Date of Graduation
Master of Science in Cell & Molecular Biology (MS)
Douglas D. Rhoads
Second Committee Member
Biological sciences, Influenza, Iron oxide nanoparticle, Subunit vaccine
Influenza is a common infectious disease resulting from a frequently mutated RNA virus. Vaccination is currently the most effective method to prevent people from seasonal or pandemic influenza. The production of traditional egg-based influenza vaccine is time-consuming and provides limited effect against new strains. Therefore, it is necessary to develop a rapid method to produce influenza vaccines. We proposed a novel influenza vaccine based on the E.coli expression system. Hemagglutinin (HA) is the major target surface protein of influenza virus for vaccine development. In this study, we sub-cloned the HAs encoding gene into an E. coli expression vector; the signal peptide sequence, the transmembrane and cytoplasmic domains of the whole HA of H5N1 (A/Vietnam/1203/2004) were removed. Expression of recombinant HAs fused with a C-terminal His-tag was investigated and confirmed through SDS-PAGE and Western blot assay. After being purified under denaturing conditions using NTA-Ni affinity chromatography, HAs were dialyzed for refolding. We obtained concentrated recombinant HAs from bacterial cultures at a yield of 250 µg/ 500 ml. Finally, animal studies revealed the production of anti-HA antibodies in mice immunized with different doses of the recombinant HAs. We also compared the adjuvant effects of iron oxide nanoparticle (IONs) and selected commercial adjuvants. These results suggest that this system has the potential to be a new method for the mass production of influenza vaccines at low cost. More efforts are going to be focused on the adjuvant effect of IONs in future work.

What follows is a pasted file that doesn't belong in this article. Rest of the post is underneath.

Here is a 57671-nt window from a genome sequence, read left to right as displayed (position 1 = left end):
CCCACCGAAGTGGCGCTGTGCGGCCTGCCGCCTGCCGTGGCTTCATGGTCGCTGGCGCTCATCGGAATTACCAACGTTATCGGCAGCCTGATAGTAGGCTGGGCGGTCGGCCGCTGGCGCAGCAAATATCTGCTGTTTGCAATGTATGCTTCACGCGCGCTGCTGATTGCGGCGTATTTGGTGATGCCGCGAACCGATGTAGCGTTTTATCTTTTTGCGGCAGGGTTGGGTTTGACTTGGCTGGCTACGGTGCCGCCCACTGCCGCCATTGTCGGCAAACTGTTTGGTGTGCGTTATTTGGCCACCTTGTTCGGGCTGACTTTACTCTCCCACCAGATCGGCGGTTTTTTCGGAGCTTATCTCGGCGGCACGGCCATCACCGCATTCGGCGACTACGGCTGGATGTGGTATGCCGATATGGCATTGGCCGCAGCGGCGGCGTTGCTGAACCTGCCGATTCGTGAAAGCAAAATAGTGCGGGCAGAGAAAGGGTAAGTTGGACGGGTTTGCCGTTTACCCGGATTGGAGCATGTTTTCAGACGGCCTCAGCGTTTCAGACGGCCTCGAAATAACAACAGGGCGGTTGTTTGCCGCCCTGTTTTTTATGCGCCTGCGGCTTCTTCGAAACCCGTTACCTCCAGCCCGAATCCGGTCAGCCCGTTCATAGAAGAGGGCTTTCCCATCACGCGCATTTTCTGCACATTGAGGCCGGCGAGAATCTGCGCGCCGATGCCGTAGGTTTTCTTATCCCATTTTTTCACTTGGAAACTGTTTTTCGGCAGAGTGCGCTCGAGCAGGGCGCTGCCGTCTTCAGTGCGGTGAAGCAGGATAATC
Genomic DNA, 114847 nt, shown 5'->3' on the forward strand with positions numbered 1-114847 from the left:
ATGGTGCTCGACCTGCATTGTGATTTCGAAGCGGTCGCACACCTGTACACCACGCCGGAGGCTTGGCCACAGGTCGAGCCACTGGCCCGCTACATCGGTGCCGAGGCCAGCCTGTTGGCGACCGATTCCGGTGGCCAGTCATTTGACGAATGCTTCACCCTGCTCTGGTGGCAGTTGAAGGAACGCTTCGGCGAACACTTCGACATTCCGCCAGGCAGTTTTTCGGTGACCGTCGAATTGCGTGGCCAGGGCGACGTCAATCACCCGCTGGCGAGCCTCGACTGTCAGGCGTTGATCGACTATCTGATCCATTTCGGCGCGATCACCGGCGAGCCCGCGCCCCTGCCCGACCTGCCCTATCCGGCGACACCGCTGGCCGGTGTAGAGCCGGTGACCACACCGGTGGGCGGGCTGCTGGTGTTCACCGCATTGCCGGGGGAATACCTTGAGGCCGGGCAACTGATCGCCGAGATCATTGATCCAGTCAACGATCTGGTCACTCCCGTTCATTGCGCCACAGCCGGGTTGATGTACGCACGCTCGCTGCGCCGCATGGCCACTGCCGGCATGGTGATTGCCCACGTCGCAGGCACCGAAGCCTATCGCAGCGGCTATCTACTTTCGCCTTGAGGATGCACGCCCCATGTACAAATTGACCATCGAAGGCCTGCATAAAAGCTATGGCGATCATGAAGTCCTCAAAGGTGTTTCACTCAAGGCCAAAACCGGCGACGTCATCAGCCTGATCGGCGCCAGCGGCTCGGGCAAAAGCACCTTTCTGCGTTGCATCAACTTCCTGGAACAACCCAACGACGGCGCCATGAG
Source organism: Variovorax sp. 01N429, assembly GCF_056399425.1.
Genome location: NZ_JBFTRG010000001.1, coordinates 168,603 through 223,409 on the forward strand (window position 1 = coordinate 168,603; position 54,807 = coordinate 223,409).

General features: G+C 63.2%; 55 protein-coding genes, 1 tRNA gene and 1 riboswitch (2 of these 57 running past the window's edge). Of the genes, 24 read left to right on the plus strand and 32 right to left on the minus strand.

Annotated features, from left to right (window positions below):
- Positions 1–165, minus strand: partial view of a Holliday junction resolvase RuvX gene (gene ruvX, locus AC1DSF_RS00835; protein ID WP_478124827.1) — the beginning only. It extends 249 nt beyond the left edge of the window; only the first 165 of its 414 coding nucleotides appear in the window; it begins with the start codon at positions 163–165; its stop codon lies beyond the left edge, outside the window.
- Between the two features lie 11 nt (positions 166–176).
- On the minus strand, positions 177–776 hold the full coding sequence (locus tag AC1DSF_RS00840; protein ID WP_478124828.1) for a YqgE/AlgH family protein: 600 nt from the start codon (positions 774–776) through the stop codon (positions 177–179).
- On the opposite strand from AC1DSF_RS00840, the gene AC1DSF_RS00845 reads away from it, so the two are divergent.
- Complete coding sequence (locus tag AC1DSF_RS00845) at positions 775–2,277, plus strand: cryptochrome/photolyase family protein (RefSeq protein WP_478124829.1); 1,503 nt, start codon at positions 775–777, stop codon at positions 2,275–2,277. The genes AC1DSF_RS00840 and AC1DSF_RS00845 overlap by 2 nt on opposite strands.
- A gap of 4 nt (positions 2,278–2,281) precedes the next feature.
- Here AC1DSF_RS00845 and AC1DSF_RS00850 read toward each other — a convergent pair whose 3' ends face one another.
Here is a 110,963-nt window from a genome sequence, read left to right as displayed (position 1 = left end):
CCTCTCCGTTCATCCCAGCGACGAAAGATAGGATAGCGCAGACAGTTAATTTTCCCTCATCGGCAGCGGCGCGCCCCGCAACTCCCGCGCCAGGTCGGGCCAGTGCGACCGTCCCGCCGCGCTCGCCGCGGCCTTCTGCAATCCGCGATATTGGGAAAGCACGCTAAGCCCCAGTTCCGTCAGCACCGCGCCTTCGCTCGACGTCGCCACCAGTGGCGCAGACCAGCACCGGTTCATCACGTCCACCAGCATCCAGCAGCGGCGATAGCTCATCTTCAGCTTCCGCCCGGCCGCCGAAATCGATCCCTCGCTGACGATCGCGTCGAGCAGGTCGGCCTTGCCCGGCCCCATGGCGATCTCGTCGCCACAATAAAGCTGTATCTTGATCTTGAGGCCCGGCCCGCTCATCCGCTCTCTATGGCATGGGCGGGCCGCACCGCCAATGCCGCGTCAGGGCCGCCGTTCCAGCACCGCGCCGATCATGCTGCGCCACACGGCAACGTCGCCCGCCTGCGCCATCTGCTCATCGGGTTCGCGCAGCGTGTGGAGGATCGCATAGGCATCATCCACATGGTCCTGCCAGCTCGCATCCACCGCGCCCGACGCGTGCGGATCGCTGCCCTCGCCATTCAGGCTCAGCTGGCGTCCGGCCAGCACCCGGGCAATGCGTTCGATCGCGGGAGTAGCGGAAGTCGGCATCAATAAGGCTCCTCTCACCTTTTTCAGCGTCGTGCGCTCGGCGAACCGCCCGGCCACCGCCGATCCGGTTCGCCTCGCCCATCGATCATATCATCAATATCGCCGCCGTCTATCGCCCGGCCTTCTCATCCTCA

Zhang, L. (2013). Development of Novel Subunit Vaccine against H5N1 Influenza. Theses and Dissertations Retrieved from https://scholarworks.uark.edu/etd/977